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01 Jun 2017

Does Germany do it better?

Visiting academic, Dr Christian Werthmueller, a lecturer at the University of Manheim in Germany, joined Piper Alderman’s employment relations team for a couple of months to learn about the Australian employment relations framework and undertake research into what overseas employers need to know when setting up business in Australia. During his time working with the Australian team, Dr Werthmueller noted a number of differences between German and Australian employment relations systems and summarises his key findings below. 

The German approach – the German employment law system in a nutshell

The German and the Australian employment law systems are quite different and therefore hard to understand for any company expanding its business abroad. This article provides a general overview of the German system and deals with the main differences between both countries on selected and relevant issues.

Minimum wage and working hours

In general, the German employee is allowed to work a little bit longer and for a smaller minimum wage than his/her Australian counterpart. The German minimum wage is currently 8.84 Euro ($12.07) per hour and the German Working Hours Act allows employees to work a maximum of 48 working hours a week – compared to a 38 hours week according the Australian Fair Work Act.

Continuation of remuneration

A big – if not even the biggest – difference between the two systems is the continuation of remuneration when an employee falls ill. The German Employment Law System is, in this area, very beneficial to employees. Where an employee falls ill, the Continuation of Remuneration Act stipulates that employers must pay the full regular remuneration during the first 6 weeks of illness. Furthermore, the employee has, inter alia, a claim for continuation of remuneration by reasons of caring for a relative, under the Home Care Leave Act, or because of personal reasons, under the German Civil Code.

This entitlement is much more beneficial to German employees than their Australian counterparts who only received 10 days paid personal leave per year under the Fair Work Act.

Termination

The German regulations which deal with termination of an employment contract are also ‘employee friendly’ – at least from an Australian point of view.

The minimum notice periods in Germany depend on the employees’ length of employment and start at two weeks during the probationary period to up to 7 months after completing 20 years of service for the employer.

Also, if the employee has completed 6 months of service and the employer employs more than ten employees in the business unit, a termination will only be lawful under if one of the following circumstances has arisen and a warning notice has been issued under the German Protection against Dismissal Act:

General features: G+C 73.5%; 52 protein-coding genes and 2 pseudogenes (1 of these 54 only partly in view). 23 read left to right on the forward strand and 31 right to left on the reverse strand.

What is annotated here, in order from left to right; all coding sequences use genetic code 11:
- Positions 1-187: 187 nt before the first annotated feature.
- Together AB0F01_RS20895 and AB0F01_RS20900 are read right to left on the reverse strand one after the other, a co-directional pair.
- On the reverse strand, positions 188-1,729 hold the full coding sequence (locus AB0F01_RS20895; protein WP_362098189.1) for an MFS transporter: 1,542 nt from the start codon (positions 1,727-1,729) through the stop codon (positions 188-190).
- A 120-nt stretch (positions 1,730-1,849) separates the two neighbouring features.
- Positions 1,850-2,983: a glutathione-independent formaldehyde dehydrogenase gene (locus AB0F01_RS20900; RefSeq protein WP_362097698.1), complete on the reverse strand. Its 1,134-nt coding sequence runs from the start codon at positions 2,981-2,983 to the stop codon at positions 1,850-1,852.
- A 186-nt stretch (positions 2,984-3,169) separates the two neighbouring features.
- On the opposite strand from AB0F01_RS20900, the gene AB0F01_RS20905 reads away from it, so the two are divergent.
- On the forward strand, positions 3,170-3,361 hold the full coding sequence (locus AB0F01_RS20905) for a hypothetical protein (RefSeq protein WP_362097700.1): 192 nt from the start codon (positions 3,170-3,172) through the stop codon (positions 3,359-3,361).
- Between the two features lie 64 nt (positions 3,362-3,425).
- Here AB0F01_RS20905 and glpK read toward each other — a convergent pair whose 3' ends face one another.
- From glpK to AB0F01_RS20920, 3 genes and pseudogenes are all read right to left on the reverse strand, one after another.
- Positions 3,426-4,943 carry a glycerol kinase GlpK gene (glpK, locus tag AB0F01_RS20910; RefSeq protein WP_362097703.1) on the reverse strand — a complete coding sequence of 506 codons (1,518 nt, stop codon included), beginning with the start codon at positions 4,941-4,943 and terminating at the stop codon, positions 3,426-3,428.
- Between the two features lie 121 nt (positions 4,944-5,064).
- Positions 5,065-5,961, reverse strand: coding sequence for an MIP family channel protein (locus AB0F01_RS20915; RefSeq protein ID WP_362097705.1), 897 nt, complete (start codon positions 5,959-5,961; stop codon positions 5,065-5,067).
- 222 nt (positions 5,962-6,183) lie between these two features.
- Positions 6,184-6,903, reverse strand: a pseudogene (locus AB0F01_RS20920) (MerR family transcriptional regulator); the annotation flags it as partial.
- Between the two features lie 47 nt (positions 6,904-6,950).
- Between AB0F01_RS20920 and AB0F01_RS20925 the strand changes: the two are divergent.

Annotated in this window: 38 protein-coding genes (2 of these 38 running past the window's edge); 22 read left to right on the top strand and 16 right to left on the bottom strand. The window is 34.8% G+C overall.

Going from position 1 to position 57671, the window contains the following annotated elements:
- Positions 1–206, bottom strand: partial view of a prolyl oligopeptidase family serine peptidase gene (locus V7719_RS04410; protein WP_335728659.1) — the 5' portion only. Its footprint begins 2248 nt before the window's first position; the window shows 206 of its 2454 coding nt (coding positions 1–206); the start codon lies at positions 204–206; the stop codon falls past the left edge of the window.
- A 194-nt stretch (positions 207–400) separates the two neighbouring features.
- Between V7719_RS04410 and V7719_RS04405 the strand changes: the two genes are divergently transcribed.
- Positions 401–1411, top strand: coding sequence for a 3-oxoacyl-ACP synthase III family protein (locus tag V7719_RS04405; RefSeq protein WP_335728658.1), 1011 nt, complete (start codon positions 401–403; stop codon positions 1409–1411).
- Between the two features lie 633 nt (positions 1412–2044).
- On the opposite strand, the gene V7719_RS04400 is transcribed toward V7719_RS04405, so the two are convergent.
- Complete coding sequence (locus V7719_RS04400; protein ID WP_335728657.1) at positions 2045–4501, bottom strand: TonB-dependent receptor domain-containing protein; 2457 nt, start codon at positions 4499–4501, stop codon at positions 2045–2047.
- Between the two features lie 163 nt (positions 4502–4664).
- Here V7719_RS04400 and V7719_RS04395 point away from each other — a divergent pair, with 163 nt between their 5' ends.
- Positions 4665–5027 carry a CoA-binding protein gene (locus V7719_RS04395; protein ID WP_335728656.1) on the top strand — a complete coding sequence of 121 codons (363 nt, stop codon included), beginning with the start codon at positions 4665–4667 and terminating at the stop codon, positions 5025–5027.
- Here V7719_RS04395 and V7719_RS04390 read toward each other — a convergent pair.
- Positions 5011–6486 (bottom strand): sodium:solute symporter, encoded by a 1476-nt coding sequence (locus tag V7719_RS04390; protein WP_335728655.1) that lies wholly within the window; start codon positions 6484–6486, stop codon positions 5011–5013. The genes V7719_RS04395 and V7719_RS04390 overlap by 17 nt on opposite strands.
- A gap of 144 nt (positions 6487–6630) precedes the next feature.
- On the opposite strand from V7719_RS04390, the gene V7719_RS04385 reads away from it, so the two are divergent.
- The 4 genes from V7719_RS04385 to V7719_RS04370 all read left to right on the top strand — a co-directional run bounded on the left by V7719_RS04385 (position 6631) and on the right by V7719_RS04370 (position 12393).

• Employee-Related Reasons, i.e. illness without a proper chance of recovery.
  • Breach of contract, i.e. violation of confidentiality or criminal conduct.
  • Redundancy, if the employee is, in comparison to other terminated employees, the one with the least need of social protection. A redundancy payment is not required.

Company practice, limitation of liability and the works council

There are several models in the German employment law system, which have only limited equivalents in the Australian system. These are the ‘German company practice, the ‘limitation of the employees’ liability’ and a ‘works council’.

The so-called ‘Company Practice’ gives the employee a contractual entitlement to regularly granted benefits they receive. This means, that if a company provides optional benefits for the employees on a regular basis three times in a row, i.e. Christmas Benefits, the employer is obliged to continuing granting these benefits in future. The only way an employer can terminate these optional benefits will be by terminating the employment contract.

The ‘limitation of the employees’ liability’ is a model which has its origins in the fact that employees have a greater risk of destroying expensive equipment owned by the employer, however might not earn not enough money to be able to compensate the employer for the damage. Under this principle, the German Federal Labour Court ruled, that employees’ liability has to be limited. This creates a general liability for the employer for any damage caused by its employees, so long as the damage is not caused on purpose.  Australian labour law recognises a similar but more limited implied duty on employers to indemnify employees.

The third model which has no equivalent in the Australian system is the establishment of a ‘works council’ in business units of at least five employees. A works council consists of a group of employees at the particular employer who are elected to represent their fellow employees. They are involved in decisions relating to employees on an individual and a collective level by the company. These types of decisions include issues such as daily working hours, the use of technical equipment, the restructuring of employees, a planned dismissal or important developments within the business unit. The works councils are distinct from and separate from trade unions.  “Consultative committees” established under enterprise agreements are less formal and have (mostly) less real influence.

To sum it up

As discussed, the German employment law system could be seen as more ‘employee friendly’ in some respects in comparison to the Australian system.

Either way, it is important that governments and business alike keep an open mind when creating their own employment relations framework and standards and consider adopting tried and tested practices from other countries as potentially innovative ways of addressing areas of particular need, controversy or shortcoming of the current system.


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